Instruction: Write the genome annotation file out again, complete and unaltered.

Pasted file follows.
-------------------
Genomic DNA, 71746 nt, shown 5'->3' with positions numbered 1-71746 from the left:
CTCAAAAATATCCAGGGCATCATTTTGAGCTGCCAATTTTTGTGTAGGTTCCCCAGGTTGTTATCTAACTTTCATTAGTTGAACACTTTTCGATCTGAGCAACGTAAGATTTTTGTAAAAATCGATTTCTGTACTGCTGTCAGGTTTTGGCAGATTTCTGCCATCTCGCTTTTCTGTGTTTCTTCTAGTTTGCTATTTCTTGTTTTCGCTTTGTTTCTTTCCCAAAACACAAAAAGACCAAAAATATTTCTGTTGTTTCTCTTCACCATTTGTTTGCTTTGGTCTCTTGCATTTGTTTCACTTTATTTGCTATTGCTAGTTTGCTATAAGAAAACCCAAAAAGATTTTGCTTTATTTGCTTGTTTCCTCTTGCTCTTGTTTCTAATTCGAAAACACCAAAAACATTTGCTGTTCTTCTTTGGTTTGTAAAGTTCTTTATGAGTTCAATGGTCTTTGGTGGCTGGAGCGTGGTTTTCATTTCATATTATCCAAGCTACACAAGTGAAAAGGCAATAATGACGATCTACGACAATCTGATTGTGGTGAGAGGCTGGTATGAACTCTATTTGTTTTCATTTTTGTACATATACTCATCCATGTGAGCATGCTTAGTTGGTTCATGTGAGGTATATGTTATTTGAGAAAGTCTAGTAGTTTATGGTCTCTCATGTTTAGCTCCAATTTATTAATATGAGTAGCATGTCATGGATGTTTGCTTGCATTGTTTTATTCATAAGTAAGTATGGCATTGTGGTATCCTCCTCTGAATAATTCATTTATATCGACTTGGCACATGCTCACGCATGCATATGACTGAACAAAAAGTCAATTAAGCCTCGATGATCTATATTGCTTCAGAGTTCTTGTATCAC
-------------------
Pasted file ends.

Genomic DNA, 71746 nt, shown 5'->3' with positions numbered 1-71746 from the left:
CTCAAAAATATCCAGGGCATCATTTTGAGCTGCCAATTTTTGTGTAGGTTCCCCAGGTTGTTATCTAACTTTCATTAGTTGAACACTTTTCGATCTGAGCAACGTAAGATTTTTGTAAAAATCGATTTCTGTACTGCTGTCAGGTTTTGGCAGATTTCTGCCATCTCGCTTTTCTGTGTTTCTTCTAGTTTGCTATTTCTTGTTTTCGCTTTGTTTCTTTCCCAAAACACAAAAAGACCAAAAATATTTCTGTTGTTTCTCTTCACCATTTGTTTGCTTTGGTCTCTTGCATTTGTTTCACTTTATTTGCTATTGCTAGTTTGCTATAAGAAAACCCAAAAAGATTTTGCTTTATTTGCTTGTTTCCTCTTGCTCTTGTTTCTAATTCGAAAACACCAAAAACATTTGCTGTTCTTCTTTGGTTTGTAAAGTTCTTTATGAGTTCAATGGTCTTTGGTGGCTGGAGCGTGGTTTTCATTTCATATTATCCAAGCTACACAAGTGAAAAGGCAATAATGACGATCTACGACAATCTGATTGTGGTGAGAGGCTGGTATGAACTCTATTTGTTTTCATTTTTGTACATATACTCATCCATGTGAGCATGCTTAGTTGGTTCATGTGAGGTATATGTTATTTGAGAAAGTCTAGTAGTTTATGGTCTCTCATGTTTAGCTCCAATTTATTAATATGAGTAGCATGTCATGGATGTTTGCTTGCATTGTTTTATTCATAAGTAAGTATGGCATTGTGGTATCCTCCTCTGAATAATTCATTTATATCGACTTGGCACATGCTCACGCATGCATATGACTGAACAAAAAGTCAATTAAGCCTCGATGATCTATATTGCTTCAGAGTTCTTGTATCAC